Damn. I could really kick my younger self for not caring more about my photographs..
After getting a message from a photographer friend last night asking me about some of my past travels I realized that out of all the places I have been to in the world I don’t think I have any photos from any of those trips *I could cry* And then I remembered that I did upload some of my photos from a trip to India to facebook years ago and that you can now download those uploaded images. Granted at this point I was only able to retrieve small res pics, but who cares. Memories are memories right?
Anyway so about 6 years ago I signed up to go on a trip to India with about 40+ other people my age who were interested in or currently studying medicine (yes long before I was photographing babies and families I was once studying pre-med with the hopes of becoming a pediatric reconstructive surgeon. Surprised?). We spent three weeks traveling around to Old Delhi, New Delhi, Jaipur, Mumbai, and Rishikesh. A day before the trip I was out shopping for a new camera to take with me when I got a phone call from my mom.
“Um, hey Suzzane what are you doing right now?”
“Just buying a new camera. I want to be able to get some really good photos of the trip.”
“That’s funny, I just got a call from your student coordinator. She’s in New York, at the airport, counting heads and you’re not there.”
“WHAT?!?!?!” *commence meltdown in my purple saturn*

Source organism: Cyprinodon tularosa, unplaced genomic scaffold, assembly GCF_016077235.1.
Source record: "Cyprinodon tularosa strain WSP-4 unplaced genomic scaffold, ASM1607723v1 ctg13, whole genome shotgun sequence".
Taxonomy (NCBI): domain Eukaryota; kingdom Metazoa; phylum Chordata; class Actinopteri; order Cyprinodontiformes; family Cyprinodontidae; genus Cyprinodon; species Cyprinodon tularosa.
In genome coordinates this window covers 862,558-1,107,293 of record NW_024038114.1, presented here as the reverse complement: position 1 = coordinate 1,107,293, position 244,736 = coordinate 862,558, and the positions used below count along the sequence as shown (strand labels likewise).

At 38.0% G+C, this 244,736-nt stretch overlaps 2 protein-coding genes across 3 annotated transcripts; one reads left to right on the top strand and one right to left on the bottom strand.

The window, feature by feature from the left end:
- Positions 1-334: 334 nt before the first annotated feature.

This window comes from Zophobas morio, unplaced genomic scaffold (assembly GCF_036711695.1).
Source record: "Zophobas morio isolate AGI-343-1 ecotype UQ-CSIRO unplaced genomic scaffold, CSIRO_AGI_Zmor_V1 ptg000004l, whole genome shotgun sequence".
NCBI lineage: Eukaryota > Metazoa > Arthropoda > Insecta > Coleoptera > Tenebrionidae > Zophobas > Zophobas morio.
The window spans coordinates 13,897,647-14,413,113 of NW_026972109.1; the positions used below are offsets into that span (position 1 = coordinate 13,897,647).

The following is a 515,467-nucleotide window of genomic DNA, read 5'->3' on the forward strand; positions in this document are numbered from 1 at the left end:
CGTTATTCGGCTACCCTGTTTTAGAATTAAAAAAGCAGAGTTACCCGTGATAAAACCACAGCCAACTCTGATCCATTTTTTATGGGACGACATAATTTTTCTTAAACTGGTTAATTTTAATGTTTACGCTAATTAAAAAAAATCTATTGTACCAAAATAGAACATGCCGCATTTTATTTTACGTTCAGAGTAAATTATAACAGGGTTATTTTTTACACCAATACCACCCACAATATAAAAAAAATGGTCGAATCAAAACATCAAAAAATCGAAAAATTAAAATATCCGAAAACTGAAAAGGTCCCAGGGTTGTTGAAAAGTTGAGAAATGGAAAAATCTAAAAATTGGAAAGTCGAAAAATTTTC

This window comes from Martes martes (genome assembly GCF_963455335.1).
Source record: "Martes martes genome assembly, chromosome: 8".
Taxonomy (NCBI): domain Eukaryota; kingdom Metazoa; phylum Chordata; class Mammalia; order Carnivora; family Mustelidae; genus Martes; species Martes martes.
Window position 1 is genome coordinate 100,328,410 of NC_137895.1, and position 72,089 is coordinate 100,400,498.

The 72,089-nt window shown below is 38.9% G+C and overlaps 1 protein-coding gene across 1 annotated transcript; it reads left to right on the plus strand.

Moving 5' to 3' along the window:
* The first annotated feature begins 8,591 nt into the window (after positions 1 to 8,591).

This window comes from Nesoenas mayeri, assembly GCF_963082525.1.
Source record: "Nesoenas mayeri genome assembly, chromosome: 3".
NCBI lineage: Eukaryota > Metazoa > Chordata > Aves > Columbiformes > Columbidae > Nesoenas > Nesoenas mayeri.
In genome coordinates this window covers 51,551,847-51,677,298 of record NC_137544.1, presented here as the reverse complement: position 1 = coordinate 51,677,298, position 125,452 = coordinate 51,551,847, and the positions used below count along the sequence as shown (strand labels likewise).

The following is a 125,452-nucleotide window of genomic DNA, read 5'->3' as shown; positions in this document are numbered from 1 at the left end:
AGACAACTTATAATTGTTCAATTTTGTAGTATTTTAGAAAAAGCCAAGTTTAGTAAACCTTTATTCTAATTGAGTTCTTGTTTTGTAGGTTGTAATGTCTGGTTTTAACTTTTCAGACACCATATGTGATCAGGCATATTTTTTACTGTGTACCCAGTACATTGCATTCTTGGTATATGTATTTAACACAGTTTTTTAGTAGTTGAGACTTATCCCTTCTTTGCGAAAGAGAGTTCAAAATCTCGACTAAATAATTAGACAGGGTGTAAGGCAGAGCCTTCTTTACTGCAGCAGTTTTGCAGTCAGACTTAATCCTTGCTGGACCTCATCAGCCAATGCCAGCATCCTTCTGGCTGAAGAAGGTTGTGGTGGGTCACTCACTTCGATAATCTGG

I hung up the phone and literally made a U-turn right in the middle of Golf Road in Schaumburg, and hightailed it home (go figure, my mission to buy a new Nikon D300 was scrapped and instead I brought along my old Canon film camera from a darkroom class I had just taken in college. In hindsight, I am pretty happy it turned out this way). I furiously packed my bags while simultaneously crying and yelling at myself, and my mom comes in to break the news that there is really just no way I am gonna make it.
“The coordinator said you can use your insurance to get your money back from the trip and the flight.”
“NO WAY. I am going, I don’t care what I have to do.”
My mom sighed and said, “I thought you’d say that. You can still go, but it’ll cost you extra. The insurance wont cover missing your flight so you can keep your original flight to New York tomorrow, and the travel agent said she can get you on the next flight from NYC to India with a layover in Paris.”
“Yes!!!!” I jumped up in the air victoriously.
“It’ll cost you an extra $1800.”
*insert frustrated tears and yelling at myself again*
“I don’t care. I’ll put it on my credit card. I AM GOING.”
And so I went. By myself across the world for the first time, and ya know, it wasn’t so bad really. Oh, except for when there was a freak storm over New Delhi and they had to re-route the plane to some remote landing strip in the desert where we just all sat on the plane and waited. For THREE hours.